...another wordy though interesting attempt to explain how the swamp works:
Who's your daddy?
by Voranai Vanijaka
If you ever get into a haggling match with somebody, you should accuse that person of plotting to overthrow the monarchy. Street vendor try to pull one over on you? That's a plot to overthrow the monarchy. A police officer tries to write you a ticket? Plot to overthrow the monarchy. Girl won't give you her phone number? A plot to overthrow the monarchy. This is the surest way to get things to go your way in this, my dearest, Kingdom.
On June 1, the Constitution Court ordered parliament to suspend the third reading of the reconciliation legislation after accepting petitions arguing the charter amendment bill may constitute an attempt to overthrow the constitutional monarchy. If the court deems the charge fits, the Pheu Thai Party might face dissolution for sponsoring such a bill. We shall find out on Friday.
But in the two-day hearings last week, no one came close to proving any plot to overthrow the monarchy. Why? Because there's no such plot. There's only one plot: to return Thaksin Shinawatra to power in Thailand and get back his confiscated wealth. Whenever a plot to return Thaksin rears its head, someone is sure to scream that it's a plot to overthrow the monarchy.
The hearings on the charter change feature wrangling over the written laws, Section 291 and Section 68 - which is all Section 8 (release from the US military for mental health reasons) to me.
I can tell you how this will play out, and I do not need to know a single letter of the law. The decision is based on gang affiliation. To understand this, let's go back to my favourite system of governance, Thailand's feudal democracy.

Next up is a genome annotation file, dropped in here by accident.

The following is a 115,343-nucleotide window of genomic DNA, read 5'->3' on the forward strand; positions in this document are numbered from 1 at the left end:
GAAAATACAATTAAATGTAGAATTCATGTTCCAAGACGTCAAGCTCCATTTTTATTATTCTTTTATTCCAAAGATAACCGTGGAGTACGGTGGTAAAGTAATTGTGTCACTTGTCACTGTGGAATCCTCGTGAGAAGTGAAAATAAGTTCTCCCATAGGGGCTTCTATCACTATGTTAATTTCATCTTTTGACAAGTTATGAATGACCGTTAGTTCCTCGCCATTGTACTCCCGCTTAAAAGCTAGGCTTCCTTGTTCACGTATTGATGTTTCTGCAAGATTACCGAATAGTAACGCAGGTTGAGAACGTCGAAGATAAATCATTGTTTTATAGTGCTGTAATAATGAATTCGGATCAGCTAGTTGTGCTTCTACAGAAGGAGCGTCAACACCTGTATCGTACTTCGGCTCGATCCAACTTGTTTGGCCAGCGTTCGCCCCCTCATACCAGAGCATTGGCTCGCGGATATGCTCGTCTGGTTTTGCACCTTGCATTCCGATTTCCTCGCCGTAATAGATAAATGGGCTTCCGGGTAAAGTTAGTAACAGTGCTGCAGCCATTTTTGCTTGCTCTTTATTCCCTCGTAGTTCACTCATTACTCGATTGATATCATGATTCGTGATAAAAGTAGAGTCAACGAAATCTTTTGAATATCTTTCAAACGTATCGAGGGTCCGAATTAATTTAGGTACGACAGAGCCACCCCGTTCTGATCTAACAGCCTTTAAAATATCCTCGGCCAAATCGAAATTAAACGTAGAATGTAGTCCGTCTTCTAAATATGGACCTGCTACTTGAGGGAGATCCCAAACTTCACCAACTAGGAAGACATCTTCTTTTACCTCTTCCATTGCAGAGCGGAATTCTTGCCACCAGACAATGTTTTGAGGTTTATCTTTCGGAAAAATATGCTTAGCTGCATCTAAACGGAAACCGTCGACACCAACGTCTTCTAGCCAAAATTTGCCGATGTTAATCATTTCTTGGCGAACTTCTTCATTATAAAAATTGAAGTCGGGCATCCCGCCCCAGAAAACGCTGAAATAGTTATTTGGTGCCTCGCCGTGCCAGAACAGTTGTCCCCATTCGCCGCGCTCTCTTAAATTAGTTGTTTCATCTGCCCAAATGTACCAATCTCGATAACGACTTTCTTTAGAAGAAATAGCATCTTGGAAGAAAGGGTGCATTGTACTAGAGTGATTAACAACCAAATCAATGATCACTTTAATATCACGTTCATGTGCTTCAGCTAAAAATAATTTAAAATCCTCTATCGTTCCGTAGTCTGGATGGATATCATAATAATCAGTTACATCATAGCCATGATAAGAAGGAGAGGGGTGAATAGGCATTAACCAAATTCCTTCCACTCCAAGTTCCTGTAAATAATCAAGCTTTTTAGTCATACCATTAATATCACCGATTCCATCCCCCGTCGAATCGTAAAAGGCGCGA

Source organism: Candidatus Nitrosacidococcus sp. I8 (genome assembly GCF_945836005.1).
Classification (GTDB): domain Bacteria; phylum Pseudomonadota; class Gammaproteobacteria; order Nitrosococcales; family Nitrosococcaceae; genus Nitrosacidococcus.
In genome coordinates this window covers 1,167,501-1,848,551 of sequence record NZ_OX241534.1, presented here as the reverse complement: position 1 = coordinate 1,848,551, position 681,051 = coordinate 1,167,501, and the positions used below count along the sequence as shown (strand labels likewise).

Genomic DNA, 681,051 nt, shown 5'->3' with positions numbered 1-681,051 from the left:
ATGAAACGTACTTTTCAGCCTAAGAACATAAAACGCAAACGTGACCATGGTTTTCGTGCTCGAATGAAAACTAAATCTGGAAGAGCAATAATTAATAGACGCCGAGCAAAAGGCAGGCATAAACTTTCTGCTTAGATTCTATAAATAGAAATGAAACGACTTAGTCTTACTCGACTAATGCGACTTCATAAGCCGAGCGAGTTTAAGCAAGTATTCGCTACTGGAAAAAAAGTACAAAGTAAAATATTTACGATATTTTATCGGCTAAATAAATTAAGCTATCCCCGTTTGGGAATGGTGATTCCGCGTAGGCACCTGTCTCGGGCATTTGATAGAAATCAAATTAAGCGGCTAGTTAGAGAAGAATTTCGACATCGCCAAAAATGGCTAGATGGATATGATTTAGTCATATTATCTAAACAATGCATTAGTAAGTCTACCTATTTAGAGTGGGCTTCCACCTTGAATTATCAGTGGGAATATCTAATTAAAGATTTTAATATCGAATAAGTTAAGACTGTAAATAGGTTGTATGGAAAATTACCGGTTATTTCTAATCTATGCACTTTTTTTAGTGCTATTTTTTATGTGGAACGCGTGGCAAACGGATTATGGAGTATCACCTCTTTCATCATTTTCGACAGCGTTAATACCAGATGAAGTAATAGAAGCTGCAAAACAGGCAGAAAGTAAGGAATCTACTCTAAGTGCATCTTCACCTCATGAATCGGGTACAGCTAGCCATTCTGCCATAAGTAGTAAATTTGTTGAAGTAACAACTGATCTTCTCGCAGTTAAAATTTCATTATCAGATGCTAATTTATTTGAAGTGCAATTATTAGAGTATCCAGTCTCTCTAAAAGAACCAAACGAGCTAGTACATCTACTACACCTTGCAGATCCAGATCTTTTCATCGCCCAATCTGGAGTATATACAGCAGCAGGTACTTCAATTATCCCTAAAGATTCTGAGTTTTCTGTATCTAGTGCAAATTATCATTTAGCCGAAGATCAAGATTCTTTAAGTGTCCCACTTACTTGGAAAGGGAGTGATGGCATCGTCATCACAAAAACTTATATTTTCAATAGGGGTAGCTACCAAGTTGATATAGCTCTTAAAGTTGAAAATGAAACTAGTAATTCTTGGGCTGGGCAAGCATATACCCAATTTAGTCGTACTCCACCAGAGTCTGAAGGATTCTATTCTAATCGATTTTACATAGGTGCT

Chulalongkorn University associate professor Sunait Chutintaranond explains the workings of Thai politics as tribalism, the gang or puag mentality. Allow me to paraphrase in my own words.
From the days of Ayutthaya, ministers (or khun-nang) were appointed to run the Kingdom. In feudal times, there was no such a thing as a salary or a mid-year bonus. But then, as now, there was always the 30% kickback, though possibly it was more back then, and did not need to be under the table.
Each minister would establish a patronage network to help him run the Kingdom. Since there was no such a thing as wages, though there was taxation, each network had to feed itself, through kickbacks, bribery, gift baskets etc.
So as the minister or the patron was the head of the network, the man who fed his gang, loyalty was given to him.
Running the Kingdom wasn't done for the country's benefit but for that of the patron and consequently the network itself. It wasn't just a matter of survival, but also of prosperity. Hence, there was no concept of citizenship or nationhood. There was only a piece of land, run by different patronage networks, competing to feed their appetites.